Held: When reviewing a district court’s resolution of subsidiary factual matters made in the course of its construction of a patent claim, the Federal Circuit must apply a “clear error,” not a de novo, standard of review. Pp. 4–16.
(a) Federal Rule of Civil Procedure 52(a)(6) states that a court of appeals “must not . . . set aside” a district court’s “[f]indings of fact” unless they are “clearly erroneous.” It sets out a “clear command,”Anderson v. Bessemer City, 470 U. S. 564, 574, and “does not make exceptions or . . . exclude certain categories of factual findings” from the court of appeals’ obligation, Pullman-Standard v. Swint, 456 U. S. 273, 287. The Rule thus applies to both subsidiary and ultimate facts. Ibid. And the function of an appeals court reviewing the findings of a “ ‘district court sitting without a jury . . . is not to decide factual issues de novo.’” Anderson, supra, at 573. Even if exceptions to the Rule were permissible, there is no convincing ground for creating an exception here. Markman v. Westview Instruments, Inc., 517 U. S. 370, neither created, nor argued for, such an exception. There, the Court held that the ultimate question of claim construction is for the judge, not the jury, id., at 372, but it did not thereby create an exception from the ordinary rule governing appellate review of factual matters. Instead, the Court pointed out that a judge, in construing a patent claim, is engaged in much the same task as the judge would be in construing other written instruments, such as deeds, contracts, or tariffs. Id., at 384, 386, 388, 389. Construction of written instruments often presents a “question solely of law,” at least when the words in those instruments are “used in their ordinary meaning.” Great Northern R. Co. v. Merchants Elevator Co., 259 U. S. 285, 291. But if a written instrument uses “technical words or phrases not commonly understood,” id., at 292, those words may give rise to a factual dispute. If so, extrinsic evidence may help to “establish a usage of trade or locality.” Ibid. And in that circumstance, the “determination of the matter of fact” will “preced[e]” the “function of construction.” Ibid.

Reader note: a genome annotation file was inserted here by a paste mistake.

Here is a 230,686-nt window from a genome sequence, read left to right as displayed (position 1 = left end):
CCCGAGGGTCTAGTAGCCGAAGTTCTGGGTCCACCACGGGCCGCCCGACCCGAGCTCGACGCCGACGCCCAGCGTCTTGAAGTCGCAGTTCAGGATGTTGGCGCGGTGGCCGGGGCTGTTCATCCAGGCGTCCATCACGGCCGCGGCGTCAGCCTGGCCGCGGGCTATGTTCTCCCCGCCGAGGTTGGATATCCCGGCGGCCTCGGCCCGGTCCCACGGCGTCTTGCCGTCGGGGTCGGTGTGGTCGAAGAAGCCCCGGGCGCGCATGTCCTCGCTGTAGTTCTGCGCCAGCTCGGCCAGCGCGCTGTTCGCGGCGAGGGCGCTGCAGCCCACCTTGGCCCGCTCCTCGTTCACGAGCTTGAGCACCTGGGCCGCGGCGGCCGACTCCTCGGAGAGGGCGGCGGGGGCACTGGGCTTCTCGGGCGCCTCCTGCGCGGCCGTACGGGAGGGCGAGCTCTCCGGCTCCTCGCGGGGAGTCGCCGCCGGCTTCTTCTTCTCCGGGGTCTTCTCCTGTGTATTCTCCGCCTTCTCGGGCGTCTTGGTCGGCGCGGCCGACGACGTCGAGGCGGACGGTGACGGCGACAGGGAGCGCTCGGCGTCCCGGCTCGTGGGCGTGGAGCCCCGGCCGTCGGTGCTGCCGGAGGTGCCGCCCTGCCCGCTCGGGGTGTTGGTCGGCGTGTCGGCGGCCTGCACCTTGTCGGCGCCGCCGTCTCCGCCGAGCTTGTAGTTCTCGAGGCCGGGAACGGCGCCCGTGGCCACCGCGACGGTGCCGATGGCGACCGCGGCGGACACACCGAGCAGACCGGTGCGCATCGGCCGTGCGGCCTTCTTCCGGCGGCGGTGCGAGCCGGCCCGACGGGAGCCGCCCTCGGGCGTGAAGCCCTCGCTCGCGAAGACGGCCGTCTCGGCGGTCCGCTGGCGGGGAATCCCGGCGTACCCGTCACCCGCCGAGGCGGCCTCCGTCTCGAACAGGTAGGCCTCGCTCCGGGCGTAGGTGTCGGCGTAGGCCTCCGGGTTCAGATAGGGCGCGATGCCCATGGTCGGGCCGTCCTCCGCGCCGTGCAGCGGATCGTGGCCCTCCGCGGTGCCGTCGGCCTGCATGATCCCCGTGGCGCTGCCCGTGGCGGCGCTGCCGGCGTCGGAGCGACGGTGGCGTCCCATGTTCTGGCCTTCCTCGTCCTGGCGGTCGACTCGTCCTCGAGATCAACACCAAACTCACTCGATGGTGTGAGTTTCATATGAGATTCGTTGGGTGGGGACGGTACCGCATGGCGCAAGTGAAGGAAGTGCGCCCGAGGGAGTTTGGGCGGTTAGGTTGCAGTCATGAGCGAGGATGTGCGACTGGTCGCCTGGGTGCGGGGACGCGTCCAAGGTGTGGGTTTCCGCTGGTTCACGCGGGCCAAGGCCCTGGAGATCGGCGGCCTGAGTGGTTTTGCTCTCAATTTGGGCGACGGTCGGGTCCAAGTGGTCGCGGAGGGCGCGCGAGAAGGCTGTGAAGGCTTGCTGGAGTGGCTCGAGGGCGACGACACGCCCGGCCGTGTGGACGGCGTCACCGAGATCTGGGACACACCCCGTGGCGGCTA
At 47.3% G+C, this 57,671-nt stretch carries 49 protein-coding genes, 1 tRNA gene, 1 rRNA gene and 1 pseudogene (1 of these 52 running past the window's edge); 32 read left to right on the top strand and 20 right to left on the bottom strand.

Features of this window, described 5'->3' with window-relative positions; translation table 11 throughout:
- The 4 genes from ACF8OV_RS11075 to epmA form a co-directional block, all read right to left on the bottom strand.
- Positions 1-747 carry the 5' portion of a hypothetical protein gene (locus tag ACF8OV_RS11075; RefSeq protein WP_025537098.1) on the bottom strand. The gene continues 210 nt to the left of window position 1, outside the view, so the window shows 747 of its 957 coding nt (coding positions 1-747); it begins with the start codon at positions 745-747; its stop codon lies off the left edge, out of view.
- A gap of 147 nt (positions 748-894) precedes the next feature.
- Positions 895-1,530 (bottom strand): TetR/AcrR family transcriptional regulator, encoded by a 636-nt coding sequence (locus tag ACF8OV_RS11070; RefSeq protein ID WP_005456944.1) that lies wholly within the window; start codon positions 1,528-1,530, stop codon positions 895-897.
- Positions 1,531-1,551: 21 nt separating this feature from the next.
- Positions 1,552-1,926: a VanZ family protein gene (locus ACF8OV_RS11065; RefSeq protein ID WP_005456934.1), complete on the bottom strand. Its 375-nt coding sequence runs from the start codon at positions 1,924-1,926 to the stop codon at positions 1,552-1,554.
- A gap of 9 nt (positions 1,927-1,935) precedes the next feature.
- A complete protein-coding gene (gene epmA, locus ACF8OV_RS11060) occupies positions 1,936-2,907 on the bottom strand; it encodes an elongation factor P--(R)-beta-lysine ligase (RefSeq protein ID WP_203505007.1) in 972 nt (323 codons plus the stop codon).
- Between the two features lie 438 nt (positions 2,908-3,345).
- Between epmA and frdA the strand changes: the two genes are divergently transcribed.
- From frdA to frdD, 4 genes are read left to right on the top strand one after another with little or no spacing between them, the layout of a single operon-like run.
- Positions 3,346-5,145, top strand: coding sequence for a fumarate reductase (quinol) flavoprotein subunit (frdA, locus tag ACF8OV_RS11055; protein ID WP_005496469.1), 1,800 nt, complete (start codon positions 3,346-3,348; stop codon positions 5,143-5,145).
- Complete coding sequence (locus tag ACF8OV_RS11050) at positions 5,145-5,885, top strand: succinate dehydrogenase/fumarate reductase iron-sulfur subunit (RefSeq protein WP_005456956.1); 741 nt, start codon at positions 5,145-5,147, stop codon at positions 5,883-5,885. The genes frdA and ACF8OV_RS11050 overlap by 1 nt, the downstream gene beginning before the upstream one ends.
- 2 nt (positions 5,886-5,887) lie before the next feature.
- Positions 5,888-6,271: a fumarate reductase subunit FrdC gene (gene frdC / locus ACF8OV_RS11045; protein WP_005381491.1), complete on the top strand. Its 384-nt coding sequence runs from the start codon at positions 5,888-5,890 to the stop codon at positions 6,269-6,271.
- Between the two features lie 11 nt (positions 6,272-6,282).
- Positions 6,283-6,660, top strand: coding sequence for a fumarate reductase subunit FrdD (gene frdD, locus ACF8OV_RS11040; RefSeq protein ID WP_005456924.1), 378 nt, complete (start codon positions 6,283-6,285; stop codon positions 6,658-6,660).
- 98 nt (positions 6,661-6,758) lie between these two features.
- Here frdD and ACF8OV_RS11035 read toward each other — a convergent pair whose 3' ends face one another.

The Markman Court also recognized that courts will sometimes have to resolve subsidiary factual disputes in patent construction; Rule 52 requires appellate courts to review such disputes under the “clearly erroneous” standard. Application of this standard is further supported by precedent and by practical considerations. Clear error review is “particularly” important in patent cases because a district court judge who has presided over, and listened to, the entire proceeding has a comparatively greater opportunity to gain the necessary “familiarity with specific scientific problems and principles,” Graver Tank & Mfg. Co. v. Linde Air Products Co., 339 U. S. 605, 610, than an appeals court judge who must read a written transcript or perhaps just those portions referenced by the parties. Pp. 4–8.